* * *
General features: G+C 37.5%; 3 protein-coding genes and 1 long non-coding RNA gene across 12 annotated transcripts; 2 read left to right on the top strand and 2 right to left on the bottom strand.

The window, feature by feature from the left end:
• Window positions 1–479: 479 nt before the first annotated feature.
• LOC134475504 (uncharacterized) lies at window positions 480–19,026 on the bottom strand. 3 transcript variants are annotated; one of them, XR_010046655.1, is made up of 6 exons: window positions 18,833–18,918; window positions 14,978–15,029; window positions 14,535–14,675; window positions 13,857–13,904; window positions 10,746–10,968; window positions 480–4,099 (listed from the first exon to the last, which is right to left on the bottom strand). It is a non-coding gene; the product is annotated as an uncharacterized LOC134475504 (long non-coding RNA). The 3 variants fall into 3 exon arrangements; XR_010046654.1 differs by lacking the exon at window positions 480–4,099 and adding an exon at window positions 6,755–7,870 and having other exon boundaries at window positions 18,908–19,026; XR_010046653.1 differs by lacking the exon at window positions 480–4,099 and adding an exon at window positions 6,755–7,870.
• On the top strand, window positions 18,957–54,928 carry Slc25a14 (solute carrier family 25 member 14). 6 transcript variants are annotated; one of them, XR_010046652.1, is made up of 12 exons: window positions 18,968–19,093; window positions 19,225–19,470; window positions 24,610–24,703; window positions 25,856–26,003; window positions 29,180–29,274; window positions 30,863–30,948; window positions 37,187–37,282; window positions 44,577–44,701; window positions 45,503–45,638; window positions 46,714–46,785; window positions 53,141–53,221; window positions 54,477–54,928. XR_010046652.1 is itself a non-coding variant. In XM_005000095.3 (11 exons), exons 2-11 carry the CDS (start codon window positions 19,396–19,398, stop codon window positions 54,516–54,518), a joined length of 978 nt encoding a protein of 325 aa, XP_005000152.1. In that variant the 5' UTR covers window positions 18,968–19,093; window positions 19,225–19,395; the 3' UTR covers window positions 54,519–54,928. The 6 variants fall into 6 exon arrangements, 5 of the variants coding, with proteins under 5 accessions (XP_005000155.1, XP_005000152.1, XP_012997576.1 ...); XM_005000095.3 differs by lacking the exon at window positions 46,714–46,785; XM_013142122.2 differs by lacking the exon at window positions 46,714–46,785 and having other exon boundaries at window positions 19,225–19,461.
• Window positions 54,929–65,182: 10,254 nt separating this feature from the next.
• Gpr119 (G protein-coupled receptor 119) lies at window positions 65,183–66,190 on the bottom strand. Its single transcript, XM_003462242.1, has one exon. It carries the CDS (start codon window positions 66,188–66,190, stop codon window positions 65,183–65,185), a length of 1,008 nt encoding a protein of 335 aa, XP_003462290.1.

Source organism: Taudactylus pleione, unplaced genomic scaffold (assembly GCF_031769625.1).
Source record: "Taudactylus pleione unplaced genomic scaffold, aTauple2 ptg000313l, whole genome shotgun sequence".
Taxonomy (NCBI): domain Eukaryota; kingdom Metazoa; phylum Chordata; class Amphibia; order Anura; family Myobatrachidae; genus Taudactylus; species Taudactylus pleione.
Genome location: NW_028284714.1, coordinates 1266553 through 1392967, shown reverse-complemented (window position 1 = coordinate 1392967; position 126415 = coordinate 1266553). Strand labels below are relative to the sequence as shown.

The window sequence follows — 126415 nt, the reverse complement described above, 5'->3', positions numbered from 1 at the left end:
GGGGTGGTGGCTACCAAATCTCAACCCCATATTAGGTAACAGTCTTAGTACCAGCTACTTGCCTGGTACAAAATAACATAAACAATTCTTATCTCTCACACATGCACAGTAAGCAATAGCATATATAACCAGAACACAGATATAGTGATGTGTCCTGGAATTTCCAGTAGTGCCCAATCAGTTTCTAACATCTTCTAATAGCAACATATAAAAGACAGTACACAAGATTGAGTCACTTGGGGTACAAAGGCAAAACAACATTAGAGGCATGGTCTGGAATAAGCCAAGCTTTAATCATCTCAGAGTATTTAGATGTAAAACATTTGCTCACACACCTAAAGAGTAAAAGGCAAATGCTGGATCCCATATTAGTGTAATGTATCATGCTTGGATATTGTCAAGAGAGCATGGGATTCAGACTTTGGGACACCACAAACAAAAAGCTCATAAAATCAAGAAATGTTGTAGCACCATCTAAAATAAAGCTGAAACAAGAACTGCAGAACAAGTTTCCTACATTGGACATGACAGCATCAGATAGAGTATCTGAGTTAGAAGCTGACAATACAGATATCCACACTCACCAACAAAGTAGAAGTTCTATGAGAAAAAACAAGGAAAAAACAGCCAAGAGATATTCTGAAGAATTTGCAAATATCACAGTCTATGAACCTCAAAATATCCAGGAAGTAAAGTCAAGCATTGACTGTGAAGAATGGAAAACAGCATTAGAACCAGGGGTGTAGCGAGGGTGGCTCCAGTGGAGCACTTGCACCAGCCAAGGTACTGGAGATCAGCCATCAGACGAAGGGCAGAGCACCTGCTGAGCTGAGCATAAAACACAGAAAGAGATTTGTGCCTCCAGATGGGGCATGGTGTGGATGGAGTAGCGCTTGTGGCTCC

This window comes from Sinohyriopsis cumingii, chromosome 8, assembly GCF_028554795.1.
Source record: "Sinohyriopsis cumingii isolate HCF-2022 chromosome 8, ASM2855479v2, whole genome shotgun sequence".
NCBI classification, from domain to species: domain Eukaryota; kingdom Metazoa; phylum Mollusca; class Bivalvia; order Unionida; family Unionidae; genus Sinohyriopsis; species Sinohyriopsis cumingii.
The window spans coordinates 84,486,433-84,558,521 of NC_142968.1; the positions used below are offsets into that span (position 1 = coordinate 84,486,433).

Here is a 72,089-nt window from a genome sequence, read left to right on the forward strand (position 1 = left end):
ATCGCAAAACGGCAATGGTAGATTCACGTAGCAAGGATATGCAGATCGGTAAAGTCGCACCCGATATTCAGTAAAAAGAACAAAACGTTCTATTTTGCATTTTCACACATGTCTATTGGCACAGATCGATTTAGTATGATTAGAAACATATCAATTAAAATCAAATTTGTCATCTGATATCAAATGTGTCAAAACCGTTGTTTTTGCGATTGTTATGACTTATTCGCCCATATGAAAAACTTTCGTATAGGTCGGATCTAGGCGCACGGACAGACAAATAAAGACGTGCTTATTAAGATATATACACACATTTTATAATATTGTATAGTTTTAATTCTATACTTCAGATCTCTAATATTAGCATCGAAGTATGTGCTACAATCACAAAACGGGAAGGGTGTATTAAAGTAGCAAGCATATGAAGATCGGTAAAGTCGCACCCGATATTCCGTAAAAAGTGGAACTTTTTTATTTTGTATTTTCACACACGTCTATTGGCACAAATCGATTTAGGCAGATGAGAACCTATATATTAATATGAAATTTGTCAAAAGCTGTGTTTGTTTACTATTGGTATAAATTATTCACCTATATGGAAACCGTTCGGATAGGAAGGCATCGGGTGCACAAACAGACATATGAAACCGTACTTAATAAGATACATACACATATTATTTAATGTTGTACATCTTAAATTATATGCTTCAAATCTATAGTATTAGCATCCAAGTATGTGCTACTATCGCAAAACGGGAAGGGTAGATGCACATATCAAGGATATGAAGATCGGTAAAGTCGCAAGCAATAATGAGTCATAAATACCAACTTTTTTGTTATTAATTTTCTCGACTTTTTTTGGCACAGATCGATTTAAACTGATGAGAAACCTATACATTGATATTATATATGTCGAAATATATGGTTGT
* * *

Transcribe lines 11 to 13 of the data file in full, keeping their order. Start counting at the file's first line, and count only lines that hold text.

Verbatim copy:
Genome location: NW_028284714.1, coordinates 1266553 through 1392967, shown reverse-complemented (window position 1 = coordinate 1392967; position 126415 = coordinate 1266553). Strand labels below are relative to the sequence as shown.

The window sequence follows — 126415 nt, the reverse complement described above, 5'->3', positions numbered from 1 at the left end:
GGGGTGGTGGCTACCAAATCTCAACCCCATATTAGGTAACAGTCTTAGTACCAGCTACTTGCCTGGTACAAAATAACATAAACAATTCTTATCTCTCACACATGCACAGTAAGCAATAGCATATATAACCAGAACACAGATATAGTGATGTGTCCTGGAATTTCCAGTAGTGCCCAATCAGTTTCTAACATCTTCTAATAGCAACATATAAAAGACAGTACACAAGATTGAGTCACTTGGGGTACAAAGGCAAAACAACATTAGAGGCATGGTCTGGAATAAGCCAAGCTTTAATCATCTCAGAGTATTTAGATGTAAAACATTTGCTCACACACCTAAAGAGTAAAAGGCAAATGCTGGATCCCATATTAGTGTAATGTATCATGCTTGGATATTGTCAAGAGAGCATGGGATTCAGACTTTGGGACACCACAAACAAAAAGCTCATAAAATCAAGAAATGTTGTAGCACCATCTAAAATAAAGCTGAAACAAGAACTGCAGAACAAGTTTCCTACATTGGACATGACAGCATCAGATAGAGTATCTGAGTTAGAAGCTGACAATACAGATATCCACACTCACCAACAAAGTAGAAGTTCTATGAGAAAAAACAAGGAAAAAACAGCCAAGAGATATTCTGAAGAATTTGCAAATATCACAGTCTATGAACCTCAAAATATCCAGGAAGTAAAGTCAAGCATTGACTGTGAAGAATGGAAAACAGCATTAGAACCAGGGGTGTAGCGAGGGTGGCTCCAGTGGAGCACTTGCACCAGCCAAGGTACTGGAGATCAGCCATCAGACGAAGGGCAGAGCACCTGCTGAGCTGAGCATAAAACACAGAAAGAGATTTGTGCCTCCAGATGGGGCATGGTGTGGATGGAGTAGCGCTTGTGGCTCC